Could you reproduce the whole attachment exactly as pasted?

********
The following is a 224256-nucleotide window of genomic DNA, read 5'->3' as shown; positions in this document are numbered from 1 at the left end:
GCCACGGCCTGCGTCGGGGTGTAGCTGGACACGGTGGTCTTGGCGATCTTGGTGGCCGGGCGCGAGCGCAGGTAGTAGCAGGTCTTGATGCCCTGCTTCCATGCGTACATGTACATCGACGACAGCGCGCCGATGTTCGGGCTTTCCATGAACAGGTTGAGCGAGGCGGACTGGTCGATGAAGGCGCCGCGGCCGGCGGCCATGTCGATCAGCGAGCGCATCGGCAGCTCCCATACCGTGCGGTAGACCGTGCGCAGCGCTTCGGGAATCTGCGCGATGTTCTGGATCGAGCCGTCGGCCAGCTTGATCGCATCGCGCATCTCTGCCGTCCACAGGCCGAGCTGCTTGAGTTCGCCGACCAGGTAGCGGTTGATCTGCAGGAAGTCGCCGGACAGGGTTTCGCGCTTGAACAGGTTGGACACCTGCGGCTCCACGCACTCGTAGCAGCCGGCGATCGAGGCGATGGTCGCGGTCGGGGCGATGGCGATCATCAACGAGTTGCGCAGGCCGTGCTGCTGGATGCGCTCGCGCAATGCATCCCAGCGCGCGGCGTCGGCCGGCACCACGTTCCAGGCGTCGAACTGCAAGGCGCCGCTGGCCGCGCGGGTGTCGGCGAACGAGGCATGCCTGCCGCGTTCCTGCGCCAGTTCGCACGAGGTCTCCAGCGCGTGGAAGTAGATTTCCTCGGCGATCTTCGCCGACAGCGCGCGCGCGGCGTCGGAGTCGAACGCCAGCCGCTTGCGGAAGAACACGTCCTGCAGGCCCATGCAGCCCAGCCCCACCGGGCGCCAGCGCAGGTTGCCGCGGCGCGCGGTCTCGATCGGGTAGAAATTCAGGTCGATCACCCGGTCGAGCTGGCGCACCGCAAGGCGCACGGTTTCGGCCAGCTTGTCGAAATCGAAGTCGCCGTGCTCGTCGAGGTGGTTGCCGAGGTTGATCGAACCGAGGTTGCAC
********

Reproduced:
The following is a 224256-nucleotide window of genomic DNA, read 5'->3' as shown; positions in this document are numbered from 1 at the left end:
GCCACGGCCTGCGTCGGGGTGTAGCTGGACACGGTGGTCTTGGCGATCTTGGTGGCCGGGCGCGAGCGCAGGTAGTAGCAGGTCTTGATGCCCTGCTTCCATGCGTACATGTACATCGACGACAGCGCGCCGATGTTCGGGCTTTCCATGAACAGGTTGAGCGAGGCGGACTGGTCGATGAAGGCGCCGCGGCCGGCGGCCATGTCGATCAGCGAGCGCATCGGCAGCTCCCATACCGTGCGGTAGACCGTGCGCAGCGCTTCGGGAATCTGCGCGATGTTCTGGATCGAGCCGTCGGCCAGCTTGATCGCATCGCGCATCTCTGCCGTCCACAGGCCGAGCTGCTTGAGTTCGCCGACCAGGTAGCGGTTGATCTGCAGGAAGTCGCCGGACAGGGTTTCGCGCTTGAACAGGTTGGACACCTGCGGCTCCACGCACTCGTAGCAGCCGGCGATCGAGGCGATGGTCGCGGTCGGGGCGATGGCGATCATCAACGAGTTGCGCAGGCCGTGCTGCTGGATGCGCTCGCGCAATGCATCCCAGCGCGCGGCGTCGGCCGGCACCACGTTCCAGGCGTCGAACTGCAAGGCGCCGCTGGCCGCGCGGGTGTCGGCGAACGAGGCATGCCTGCCGCGTTCCTGCGCCAGTTCGCACGAGGTCTCCAGCGCGTGGAAGTAGATTTCCTCGGCGATCTTCGCCGACAGCGCGCGCGCGGCGTCGGAGTCGAACGCCAGCCGCTTGCGGAAGAACACGTCCTGCAGGCCCATGCAGCCCAGCCCCACCGGGCGCCAGCGCAGGTTGCCGCGGCGCGCGGTCTCGATCGGGTAGAAATTCAGGTCGATCACCCGGTCGAGCTGGCGCACCGCAAGGCGCACGGTTTCGGCCAGCTTGTCGAAATCGAAGTCGCCGTGCTCGTCGAGGTGGTTGCCGAGGTTGATCGAACCGAGGTTGCAC